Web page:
Learning Objectives

  1. Review the national impact of COVID-19 from a collection systems operations perspective
  2. Examine and understand how technology is being applied to assist in times of need
  3. Learn how to leverage existing technology in collection systems to leverage greater  efficiencies and lower organizational stress.

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1:30 PM - 2:30 PM
Erik Petrovskis Barney Blackburn Erin Rothman Kevin A. Kubiak, PE

Listen in as water resource management leaders provide their insight into best practices and challenges in implementing stormwater and wastewater management programs in their municipality or business. Featuring water regulators from around the country, environmental compliance leaders from the commercial and retail sectors, and academia perspective, this experienced group will provide anecdotes and applications to guide attendees in improving their water management programs.   

2:30 PM - 3:30 PM
Andrew (Andy) Reese

One of the things that has been of great assistance to those pursuing GSI programs is a deep understanding of the foundations of GSI; a look behind the curtain. What is it and, more importantly, what isn’t it? What is volume-based stormwater, and how does it work? What makes GSI “tricky?” Is it the answer to flooding and resiliency (what?!)? Why do some not like GSI, and what can I do about that?

This course will discuss

  • Frame exactly what GSI is (and what it’s not)
  • What is driving local GSI programs
  • How this information can help modify your local program
  • Ways to jumpstart and fund a successful GSI program.
Jean M. Terry

New certification systems attempt to define—and often place different parameters around—what is "sustainable." Many of these requirements are finding their way from voluntary to mandatory as they are incorporated into various infrastructure projects, regulations, planning codes, and design requirements. These "green" concepts can establish new mandatory baselines for environmental performance and project goals, which are fundamentally different from the objectives of traditional design.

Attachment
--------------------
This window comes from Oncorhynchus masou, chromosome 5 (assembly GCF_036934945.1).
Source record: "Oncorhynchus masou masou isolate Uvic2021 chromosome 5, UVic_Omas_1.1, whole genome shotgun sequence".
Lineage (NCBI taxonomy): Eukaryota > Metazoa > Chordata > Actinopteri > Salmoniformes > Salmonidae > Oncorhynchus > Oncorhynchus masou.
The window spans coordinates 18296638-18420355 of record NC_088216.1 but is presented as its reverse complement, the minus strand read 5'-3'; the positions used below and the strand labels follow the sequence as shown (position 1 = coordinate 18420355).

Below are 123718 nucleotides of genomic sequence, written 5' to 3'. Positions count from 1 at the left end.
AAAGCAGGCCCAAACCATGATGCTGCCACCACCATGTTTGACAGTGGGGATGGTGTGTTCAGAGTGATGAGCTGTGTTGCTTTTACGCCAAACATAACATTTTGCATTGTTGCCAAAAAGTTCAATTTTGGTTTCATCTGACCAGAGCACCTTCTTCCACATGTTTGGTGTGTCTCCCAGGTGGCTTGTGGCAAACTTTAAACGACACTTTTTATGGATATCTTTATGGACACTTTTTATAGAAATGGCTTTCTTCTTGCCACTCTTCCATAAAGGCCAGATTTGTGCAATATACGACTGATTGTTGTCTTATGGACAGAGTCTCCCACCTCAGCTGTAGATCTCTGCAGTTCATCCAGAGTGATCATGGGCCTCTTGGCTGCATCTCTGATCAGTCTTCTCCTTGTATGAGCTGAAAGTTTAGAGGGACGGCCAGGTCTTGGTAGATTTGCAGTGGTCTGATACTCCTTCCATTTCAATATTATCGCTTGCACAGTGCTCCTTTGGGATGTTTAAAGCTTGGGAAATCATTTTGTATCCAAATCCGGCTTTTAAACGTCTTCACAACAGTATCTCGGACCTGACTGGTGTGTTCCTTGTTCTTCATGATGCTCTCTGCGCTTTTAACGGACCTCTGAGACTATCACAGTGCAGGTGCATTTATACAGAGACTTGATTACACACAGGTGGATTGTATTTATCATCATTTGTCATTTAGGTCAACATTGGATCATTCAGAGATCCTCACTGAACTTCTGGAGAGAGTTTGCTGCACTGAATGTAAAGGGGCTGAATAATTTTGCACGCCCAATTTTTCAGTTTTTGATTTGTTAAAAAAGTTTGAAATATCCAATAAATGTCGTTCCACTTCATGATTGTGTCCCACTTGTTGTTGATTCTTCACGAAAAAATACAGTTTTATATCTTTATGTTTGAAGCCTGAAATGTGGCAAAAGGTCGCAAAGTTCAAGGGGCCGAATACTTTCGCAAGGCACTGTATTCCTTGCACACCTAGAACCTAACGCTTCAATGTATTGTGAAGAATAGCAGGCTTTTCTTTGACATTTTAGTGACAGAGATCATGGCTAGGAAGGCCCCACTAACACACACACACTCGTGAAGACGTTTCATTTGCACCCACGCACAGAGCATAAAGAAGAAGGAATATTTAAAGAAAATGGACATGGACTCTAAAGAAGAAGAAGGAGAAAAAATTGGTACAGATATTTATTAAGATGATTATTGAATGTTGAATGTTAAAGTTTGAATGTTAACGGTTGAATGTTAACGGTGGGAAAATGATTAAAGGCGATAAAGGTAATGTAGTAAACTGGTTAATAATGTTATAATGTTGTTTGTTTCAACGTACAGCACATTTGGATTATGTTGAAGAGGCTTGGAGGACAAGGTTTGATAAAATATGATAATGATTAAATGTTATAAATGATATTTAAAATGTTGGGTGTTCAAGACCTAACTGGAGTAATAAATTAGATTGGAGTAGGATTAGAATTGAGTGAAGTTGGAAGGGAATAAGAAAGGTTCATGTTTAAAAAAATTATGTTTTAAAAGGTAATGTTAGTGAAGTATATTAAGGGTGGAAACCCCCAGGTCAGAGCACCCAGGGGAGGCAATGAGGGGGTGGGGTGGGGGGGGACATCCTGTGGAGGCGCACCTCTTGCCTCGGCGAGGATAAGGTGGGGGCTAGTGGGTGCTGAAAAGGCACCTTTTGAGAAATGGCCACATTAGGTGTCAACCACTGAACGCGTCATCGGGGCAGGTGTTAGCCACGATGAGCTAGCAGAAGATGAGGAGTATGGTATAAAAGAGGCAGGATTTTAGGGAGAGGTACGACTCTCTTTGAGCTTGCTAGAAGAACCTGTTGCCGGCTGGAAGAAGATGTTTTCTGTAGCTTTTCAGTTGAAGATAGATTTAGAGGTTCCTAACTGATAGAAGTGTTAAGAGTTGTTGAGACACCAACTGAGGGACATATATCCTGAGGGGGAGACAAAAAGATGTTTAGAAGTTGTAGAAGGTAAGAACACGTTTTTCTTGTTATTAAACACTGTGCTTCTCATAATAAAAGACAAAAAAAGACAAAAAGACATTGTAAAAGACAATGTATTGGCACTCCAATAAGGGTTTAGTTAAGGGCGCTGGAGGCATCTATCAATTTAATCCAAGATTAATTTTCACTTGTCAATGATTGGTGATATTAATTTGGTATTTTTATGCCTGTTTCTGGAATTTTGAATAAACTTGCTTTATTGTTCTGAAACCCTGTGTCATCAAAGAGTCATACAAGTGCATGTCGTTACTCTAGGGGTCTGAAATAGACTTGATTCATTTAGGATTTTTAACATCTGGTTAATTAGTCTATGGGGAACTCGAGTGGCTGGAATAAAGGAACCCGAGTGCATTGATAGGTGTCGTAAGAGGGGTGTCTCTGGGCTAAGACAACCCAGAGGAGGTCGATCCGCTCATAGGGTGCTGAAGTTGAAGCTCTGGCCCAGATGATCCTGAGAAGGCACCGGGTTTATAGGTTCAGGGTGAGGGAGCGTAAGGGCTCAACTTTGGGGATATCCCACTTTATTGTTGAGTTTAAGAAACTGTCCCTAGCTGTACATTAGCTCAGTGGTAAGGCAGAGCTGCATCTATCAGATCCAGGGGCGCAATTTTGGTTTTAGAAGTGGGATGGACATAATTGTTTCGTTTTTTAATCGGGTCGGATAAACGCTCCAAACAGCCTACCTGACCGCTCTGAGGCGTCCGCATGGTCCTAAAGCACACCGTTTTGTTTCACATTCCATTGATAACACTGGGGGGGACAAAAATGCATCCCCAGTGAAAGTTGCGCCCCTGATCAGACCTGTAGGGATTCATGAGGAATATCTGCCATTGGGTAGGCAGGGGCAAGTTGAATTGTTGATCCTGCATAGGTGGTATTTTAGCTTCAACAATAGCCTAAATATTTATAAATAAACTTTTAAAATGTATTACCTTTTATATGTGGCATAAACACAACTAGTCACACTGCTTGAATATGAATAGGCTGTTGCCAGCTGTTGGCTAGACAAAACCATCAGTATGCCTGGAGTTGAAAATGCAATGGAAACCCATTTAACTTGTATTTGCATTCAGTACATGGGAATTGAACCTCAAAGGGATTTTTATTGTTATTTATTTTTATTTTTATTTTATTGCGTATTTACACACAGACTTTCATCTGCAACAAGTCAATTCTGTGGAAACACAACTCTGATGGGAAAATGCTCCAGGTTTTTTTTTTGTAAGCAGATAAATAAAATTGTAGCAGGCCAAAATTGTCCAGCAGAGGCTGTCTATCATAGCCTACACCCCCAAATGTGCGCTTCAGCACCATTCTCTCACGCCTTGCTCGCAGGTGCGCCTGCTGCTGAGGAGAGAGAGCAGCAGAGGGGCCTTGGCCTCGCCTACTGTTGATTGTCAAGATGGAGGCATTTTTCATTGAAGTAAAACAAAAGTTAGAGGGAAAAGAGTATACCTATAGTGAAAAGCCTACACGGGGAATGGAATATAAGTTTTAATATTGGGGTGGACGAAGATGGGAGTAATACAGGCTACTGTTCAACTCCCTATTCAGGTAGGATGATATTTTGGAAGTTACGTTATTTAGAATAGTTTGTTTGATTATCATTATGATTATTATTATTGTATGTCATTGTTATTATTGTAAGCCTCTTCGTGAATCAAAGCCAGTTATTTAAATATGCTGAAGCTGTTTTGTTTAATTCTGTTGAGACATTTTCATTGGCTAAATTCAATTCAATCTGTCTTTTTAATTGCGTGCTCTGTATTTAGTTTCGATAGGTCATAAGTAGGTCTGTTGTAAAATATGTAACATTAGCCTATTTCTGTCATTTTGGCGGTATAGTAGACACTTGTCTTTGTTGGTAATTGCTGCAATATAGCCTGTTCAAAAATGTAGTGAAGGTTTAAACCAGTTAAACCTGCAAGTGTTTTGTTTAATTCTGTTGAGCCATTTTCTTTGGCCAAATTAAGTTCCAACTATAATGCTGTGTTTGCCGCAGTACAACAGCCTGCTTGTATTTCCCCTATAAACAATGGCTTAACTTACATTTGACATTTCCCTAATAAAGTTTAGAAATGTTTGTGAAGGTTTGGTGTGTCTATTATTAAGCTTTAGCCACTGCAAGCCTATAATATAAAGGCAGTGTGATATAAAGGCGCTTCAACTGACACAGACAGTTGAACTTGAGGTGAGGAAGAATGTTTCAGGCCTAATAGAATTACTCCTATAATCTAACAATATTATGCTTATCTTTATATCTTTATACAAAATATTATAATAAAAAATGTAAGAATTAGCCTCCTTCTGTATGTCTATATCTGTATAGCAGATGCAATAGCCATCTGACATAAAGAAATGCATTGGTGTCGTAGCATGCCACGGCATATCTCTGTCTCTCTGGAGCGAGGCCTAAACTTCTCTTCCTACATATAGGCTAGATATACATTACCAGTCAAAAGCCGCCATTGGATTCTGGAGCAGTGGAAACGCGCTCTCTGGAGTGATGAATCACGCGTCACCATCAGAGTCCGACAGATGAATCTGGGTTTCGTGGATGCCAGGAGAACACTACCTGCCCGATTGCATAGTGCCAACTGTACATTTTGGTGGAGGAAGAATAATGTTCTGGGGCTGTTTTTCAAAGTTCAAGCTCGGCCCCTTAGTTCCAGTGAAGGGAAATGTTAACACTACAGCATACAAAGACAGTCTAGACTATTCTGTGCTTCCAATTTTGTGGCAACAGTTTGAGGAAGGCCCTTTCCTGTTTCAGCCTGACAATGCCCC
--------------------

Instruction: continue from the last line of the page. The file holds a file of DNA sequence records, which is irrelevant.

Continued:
However, "green" design still being in its infancy can mean uncharted design issues and risk management complications. At the forefront are engineers, municipal officials, architects, contractors, construction managers, and other building professionals who must implement a new methodology without the benefit of trusted design standards, years of practical application, or established court rulings.

Join us for this educational webinar as speaker Jean Terry (Partner at Gordon & Rees) reviews roles and responsibilities in this new environment and the potential impact on the design standard of care and liability implications. 


This course will discuss

  • Understand how green building can cause liability for building professionals
  • Discuss current statutes and regulations that impact green liability
  • Learn how to safeguard against that liability
  • Explore how our current system of construction will be forced to change in order to accommodate green building principles
3:30 PM - 3:45 PM
3:45 PM - 4:45 PM
Philippe Cousteau

Explorer, Social Entrepreneur & Environmental Advocate; Grandson of Captain Jacques-Yves Cousteau

Inspired by the legacy of his grandfather Jacques Cousteau, Philippe is TV host and producer with multiple Emmy nominations, as well as an author, speaker, and social entrepreneur.

His conservation efforts are focused on solving global social and environmental problems. In 2005, he founded EarthEcho International, a leading environmental education organization dedicated to inspiring youth to take action for a sustainable planet.

Philippe will discuss his experiences in tackling the water crisis, how we need a new focus on renewal and restoration and how he sees hope everyday in his work with communities around the world who are leading the way to a thriving future.

Schedule At-A-Glance